Israelis exiting lockdown on their own terms – from business to prayers
COVID-19

Israelis exiting lockdown on their own terms – from business to prayers

After a week of ultra-Orthodox Jews violating restrictions, many Israelis decide to open their businesses despite the rules

Police patrol the Mahane Yehuda Market in Jerusalem during a nationwide lockdown. (Photo: Olivier Fitoussi/Flash90)
Police patrol the Mahane Yehuda Market in Jerusalem during a nationwide lockdown. (Photo: Olivier Fitoussi/Flash90)

Israel’s severe three-week lockdown appears to have put in check the rampant spread of the coronavirus which had risen to record levels in September.

But as Israel considers how and when to exit from the shutdown starting on Oct. 18, it seems the ultra-Orthodox and, now, many small business owners have decided what the terms would be for an exit: Several reopened today.

This second national lockdown, aside from controlling the virus, has brought to the surface three startling bits of news:

  1. A large segment of ultra-Orthodox not only planned to disregard the rules during the holiday, but police even made a deal to turn a blind eye to violations.
  2. Now, business owners who had shut down for a crippling three weeks will now take the law into their own hands and open up against current restrictions.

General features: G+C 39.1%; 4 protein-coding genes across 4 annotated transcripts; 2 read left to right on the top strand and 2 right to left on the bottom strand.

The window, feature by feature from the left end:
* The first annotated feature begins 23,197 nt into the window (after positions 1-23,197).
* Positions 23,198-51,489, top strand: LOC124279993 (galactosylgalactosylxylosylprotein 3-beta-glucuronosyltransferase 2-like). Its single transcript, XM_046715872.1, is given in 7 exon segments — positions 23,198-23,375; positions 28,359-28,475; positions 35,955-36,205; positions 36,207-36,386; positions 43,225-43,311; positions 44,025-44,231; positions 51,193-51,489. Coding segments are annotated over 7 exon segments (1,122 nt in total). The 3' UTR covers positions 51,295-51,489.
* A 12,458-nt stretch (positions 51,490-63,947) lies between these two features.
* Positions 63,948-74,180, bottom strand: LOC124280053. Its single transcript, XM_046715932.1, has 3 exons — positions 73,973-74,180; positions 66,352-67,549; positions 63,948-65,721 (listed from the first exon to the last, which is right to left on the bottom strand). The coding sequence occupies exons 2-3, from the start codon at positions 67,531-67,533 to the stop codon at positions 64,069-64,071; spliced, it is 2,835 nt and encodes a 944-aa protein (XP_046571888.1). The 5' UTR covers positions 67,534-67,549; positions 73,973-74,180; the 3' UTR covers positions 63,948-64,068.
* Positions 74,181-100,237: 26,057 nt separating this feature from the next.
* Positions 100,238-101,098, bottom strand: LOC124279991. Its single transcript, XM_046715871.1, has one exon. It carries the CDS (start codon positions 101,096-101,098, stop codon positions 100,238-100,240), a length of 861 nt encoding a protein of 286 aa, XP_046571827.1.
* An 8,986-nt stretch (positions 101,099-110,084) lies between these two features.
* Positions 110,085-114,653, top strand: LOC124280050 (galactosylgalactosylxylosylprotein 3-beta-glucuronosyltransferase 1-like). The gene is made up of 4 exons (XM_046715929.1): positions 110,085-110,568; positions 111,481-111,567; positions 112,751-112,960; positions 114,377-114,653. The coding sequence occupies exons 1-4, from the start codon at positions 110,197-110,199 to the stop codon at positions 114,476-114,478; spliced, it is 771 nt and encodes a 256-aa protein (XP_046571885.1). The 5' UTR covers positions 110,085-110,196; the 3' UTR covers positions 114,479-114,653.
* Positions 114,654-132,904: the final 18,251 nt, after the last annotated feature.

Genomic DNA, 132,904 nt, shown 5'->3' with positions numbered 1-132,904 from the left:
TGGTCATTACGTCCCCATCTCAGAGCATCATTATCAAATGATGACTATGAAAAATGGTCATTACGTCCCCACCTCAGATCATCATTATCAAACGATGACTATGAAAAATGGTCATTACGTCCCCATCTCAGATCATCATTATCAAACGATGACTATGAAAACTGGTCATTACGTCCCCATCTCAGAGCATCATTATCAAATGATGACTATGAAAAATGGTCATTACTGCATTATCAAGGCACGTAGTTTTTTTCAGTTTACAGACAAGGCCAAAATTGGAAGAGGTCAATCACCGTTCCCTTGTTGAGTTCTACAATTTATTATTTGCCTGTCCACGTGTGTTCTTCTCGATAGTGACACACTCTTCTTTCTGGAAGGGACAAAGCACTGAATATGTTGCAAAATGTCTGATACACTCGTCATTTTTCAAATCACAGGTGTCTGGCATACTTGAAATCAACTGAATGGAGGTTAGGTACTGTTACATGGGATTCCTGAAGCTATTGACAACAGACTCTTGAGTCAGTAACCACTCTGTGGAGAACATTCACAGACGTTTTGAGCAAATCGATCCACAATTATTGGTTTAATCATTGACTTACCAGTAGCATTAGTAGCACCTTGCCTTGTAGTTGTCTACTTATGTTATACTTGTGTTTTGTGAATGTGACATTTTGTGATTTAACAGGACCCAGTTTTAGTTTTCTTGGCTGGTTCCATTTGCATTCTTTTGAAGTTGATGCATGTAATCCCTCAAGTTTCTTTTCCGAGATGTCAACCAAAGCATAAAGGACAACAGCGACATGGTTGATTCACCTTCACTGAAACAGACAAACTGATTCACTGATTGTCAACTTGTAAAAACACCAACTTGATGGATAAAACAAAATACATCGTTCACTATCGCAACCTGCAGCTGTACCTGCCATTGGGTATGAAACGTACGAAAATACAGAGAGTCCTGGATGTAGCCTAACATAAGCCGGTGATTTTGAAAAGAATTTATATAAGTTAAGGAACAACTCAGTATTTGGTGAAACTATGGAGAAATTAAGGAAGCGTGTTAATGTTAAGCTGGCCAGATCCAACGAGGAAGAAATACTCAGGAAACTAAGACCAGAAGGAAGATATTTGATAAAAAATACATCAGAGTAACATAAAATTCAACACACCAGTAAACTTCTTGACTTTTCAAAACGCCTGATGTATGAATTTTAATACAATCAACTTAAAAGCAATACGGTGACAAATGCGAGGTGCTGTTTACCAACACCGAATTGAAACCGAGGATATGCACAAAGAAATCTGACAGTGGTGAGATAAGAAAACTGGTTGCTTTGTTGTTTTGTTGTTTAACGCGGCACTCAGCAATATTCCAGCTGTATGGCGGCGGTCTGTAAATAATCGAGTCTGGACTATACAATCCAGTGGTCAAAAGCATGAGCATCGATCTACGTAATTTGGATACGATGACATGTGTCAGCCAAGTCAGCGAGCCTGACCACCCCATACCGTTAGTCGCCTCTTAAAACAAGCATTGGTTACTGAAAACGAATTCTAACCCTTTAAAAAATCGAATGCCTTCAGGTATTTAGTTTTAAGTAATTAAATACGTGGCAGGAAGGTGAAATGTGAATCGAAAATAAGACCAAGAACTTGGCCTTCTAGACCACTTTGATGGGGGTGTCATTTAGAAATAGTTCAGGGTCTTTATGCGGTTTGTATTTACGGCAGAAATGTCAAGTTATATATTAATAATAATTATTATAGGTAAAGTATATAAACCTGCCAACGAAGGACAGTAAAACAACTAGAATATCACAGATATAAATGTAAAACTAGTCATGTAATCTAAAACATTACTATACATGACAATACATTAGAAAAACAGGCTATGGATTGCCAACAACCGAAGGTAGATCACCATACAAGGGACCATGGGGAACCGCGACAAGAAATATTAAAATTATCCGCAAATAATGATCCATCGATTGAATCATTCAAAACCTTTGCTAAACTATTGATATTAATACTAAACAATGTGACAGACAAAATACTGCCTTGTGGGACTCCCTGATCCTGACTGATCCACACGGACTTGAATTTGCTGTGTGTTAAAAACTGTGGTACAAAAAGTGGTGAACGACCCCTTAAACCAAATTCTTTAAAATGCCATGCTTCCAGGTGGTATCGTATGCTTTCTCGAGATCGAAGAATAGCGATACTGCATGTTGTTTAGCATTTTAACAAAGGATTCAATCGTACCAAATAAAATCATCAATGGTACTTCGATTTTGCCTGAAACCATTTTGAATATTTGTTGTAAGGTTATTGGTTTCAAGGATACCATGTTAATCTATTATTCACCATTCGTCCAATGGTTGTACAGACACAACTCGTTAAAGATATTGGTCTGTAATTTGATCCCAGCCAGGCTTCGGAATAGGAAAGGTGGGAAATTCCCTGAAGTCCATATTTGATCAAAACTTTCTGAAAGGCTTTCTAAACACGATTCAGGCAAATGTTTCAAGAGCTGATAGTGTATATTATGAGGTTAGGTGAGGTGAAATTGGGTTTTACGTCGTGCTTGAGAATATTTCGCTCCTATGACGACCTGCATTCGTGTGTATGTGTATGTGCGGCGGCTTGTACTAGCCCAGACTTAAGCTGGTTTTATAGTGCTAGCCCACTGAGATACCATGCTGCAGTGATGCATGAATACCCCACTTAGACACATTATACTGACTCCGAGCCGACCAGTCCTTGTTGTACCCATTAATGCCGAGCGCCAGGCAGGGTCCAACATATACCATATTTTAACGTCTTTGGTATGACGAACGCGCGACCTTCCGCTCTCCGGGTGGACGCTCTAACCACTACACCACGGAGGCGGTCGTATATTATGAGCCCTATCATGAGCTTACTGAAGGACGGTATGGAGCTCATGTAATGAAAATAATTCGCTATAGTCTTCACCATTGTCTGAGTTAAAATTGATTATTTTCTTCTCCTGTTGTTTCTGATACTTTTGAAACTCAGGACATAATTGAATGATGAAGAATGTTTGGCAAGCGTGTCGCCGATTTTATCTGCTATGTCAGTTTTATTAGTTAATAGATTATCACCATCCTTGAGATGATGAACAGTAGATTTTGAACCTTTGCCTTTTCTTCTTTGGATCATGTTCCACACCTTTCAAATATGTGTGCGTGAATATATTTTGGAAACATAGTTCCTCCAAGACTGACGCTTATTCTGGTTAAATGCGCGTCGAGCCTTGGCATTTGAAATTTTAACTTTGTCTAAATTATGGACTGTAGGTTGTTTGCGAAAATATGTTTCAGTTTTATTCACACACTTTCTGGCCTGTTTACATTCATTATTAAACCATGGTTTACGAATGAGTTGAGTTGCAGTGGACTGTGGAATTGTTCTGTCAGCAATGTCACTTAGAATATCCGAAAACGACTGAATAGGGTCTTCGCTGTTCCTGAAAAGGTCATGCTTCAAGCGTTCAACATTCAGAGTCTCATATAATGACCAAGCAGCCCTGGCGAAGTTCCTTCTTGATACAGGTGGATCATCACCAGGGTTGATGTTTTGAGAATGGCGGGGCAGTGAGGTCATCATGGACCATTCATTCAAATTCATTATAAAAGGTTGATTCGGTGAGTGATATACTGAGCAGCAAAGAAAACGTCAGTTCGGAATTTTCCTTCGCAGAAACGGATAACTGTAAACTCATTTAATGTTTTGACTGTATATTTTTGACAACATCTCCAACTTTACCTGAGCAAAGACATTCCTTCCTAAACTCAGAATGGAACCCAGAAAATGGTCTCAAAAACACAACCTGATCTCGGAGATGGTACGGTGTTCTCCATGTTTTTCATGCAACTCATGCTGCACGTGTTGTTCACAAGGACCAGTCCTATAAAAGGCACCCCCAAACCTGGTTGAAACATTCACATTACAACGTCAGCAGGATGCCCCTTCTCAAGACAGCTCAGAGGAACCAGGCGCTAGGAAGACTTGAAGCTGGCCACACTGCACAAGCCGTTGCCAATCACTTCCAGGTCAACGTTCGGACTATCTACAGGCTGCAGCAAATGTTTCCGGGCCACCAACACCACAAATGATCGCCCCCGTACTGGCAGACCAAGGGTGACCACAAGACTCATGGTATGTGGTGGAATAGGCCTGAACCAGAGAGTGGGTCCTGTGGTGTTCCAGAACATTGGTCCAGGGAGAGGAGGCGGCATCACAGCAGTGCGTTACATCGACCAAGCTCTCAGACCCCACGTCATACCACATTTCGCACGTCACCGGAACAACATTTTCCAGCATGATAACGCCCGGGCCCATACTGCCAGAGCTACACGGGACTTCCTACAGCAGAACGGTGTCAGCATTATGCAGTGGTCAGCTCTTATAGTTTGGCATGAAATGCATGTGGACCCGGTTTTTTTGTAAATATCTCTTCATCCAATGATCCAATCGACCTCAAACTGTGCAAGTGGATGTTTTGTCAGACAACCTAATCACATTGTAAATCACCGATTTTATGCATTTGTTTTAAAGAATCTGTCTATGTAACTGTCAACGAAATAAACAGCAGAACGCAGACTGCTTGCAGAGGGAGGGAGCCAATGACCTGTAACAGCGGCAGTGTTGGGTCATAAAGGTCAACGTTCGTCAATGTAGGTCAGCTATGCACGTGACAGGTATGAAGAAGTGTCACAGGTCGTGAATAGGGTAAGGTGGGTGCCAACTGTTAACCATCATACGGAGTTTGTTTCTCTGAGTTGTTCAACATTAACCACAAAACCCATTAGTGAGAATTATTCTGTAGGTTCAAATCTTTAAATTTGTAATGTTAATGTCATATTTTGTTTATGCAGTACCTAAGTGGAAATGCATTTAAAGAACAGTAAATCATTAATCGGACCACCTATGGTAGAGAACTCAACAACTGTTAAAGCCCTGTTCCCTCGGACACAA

3. The government finally introduced a plan to exit the lockdown — one that could take almost five months to accomplish as long as the infection rate stays low.

Ultra-Orthodox flout the rules, Police turn blind eye

Nearly every day during the holiday of Sukkot, Israeli media was riddled with videos of mass gatherings of worshippers in synagogues, in blatant violation of the rules.

This came amid news that police told an ultra-Orthodox leader in Modiin Illit they would turn a blind eye to lockdown violations.

“You know I don’t come in to search any synagogues here,” officer Tzahi Halfon is heard saying on a recording aired on Channel 12. “I didn’t send patrols on Yom Kippur… I didn’t come in yesterday. Between us, you know I’m not trying to harass anyone.”

Halfon emphasized that police would have to respond if a citizen called in a violation complaint, but instructed the man how his community should respond.